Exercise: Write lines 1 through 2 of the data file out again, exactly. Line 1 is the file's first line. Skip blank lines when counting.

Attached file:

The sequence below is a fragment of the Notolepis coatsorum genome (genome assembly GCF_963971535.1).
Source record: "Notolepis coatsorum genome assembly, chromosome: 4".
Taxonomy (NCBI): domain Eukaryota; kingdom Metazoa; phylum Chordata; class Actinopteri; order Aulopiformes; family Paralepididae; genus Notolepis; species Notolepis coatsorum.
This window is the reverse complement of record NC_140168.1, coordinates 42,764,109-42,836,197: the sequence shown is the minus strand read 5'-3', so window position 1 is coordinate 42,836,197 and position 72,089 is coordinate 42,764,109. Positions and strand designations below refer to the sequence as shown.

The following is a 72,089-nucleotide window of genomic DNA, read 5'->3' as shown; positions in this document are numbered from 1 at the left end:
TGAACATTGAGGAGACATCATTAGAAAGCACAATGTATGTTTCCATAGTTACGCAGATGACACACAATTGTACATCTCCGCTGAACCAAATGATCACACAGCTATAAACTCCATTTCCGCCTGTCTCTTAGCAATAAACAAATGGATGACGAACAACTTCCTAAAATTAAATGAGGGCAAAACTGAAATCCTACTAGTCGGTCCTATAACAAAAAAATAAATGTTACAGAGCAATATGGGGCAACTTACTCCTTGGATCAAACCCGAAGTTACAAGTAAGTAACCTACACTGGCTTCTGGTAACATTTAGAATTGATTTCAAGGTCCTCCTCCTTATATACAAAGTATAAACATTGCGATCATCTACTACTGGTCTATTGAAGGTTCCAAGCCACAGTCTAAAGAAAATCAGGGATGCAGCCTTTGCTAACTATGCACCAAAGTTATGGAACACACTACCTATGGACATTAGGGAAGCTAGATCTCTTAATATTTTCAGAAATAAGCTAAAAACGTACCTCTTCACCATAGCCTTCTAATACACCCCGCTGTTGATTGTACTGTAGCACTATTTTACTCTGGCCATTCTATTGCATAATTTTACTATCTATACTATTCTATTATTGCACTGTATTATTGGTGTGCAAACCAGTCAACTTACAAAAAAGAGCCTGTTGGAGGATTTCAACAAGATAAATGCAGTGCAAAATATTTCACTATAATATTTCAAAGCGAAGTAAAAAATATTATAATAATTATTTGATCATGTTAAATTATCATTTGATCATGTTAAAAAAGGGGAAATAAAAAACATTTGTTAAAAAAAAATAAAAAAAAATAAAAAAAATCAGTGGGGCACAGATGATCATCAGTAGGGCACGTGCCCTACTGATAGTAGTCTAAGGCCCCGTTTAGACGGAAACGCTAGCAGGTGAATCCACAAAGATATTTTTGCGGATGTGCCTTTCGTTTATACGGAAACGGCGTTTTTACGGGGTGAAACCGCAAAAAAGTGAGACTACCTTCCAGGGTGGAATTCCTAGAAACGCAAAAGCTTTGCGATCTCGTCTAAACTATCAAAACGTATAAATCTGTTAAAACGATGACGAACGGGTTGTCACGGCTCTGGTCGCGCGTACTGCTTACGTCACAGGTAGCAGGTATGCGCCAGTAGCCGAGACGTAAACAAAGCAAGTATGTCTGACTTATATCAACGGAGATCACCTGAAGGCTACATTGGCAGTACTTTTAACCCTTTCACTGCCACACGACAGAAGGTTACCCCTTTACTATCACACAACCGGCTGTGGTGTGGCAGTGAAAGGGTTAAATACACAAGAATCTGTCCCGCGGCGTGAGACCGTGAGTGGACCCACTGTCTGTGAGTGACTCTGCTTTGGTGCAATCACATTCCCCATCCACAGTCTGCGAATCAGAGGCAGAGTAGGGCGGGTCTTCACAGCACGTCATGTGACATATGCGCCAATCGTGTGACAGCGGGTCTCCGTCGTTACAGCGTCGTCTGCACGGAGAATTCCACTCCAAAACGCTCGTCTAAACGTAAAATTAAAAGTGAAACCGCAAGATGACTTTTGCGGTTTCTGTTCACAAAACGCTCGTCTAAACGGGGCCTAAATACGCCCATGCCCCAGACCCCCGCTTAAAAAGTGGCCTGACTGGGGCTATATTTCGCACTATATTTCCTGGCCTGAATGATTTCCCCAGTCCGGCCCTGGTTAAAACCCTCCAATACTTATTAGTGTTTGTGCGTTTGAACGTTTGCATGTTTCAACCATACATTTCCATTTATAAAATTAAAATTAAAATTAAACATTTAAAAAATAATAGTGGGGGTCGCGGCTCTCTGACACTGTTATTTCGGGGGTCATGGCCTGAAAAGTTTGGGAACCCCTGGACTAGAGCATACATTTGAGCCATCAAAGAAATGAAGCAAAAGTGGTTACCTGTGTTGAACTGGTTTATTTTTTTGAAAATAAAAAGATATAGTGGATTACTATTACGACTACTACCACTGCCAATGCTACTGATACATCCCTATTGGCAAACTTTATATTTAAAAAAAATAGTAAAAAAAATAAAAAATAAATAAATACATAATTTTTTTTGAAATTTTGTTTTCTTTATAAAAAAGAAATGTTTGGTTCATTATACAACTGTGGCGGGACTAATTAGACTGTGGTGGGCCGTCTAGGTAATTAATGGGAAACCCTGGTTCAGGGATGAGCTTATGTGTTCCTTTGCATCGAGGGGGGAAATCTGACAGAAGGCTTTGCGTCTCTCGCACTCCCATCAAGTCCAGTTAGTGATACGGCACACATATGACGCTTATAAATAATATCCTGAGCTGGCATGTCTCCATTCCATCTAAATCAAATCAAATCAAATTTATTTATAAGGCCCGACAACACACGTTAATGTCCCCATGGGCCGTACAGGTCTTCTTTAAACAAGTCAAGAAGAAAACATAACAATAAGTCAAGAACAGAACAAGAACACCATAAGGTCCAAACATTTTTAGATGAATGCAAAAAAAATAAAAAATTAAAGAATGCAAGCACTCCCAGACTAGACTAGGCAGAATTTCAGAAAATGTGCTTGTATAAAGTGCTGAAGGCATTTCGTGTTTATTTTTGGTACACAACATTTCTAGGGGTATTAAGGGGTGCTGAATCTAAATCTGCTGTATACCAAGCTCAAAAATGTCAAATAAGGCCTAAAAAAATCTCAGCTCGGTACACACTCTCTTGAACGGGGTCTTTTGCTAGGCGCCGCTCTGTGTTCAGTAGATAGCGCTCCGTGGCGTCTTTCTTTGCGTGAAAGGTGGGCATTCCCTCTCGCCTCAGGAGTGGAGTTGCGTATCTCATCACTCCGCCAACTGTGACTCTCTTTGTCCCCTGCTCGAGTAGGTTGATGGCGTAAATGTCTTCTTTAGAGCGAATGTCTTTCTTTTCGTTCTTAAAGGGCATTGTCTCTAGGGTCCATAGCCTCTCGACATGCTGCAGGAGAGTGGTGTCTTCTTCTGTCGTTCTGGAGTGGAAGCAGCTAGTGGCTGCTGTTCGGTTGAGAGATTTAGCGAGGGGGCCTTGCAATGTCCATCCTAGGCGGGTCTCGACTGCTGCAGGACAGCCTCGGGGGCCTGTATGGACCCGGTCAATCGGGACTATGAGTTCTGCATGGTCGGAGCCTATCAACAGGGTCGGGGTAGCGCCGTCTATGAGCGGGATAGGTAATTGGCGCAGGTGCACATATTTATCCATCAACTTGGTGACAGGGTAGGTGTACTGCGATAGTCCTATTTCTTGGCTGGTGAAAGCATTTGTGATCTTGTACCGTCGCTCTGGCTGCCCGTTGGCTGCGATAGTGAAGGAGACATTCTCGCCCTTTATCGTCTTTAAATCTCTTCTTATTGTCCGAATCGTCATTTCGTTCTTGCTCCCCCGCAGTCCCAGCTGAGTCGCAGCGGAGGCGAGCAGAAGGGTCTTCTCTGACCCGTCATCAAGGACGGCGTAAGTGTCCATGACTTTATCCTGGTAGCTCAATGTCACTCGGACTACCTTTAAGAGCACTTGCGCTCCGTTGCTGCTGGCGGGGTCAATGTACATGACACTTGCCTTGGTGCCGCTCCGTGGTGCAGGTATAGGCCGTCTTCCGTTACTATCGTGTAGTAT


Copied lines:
The sequence below is a fragment of the Notolepis coatsorum genome (genome assembly GCF_963971535.1).
Source record: "Notolepis coatsorum genome assembly, chromosome: 4".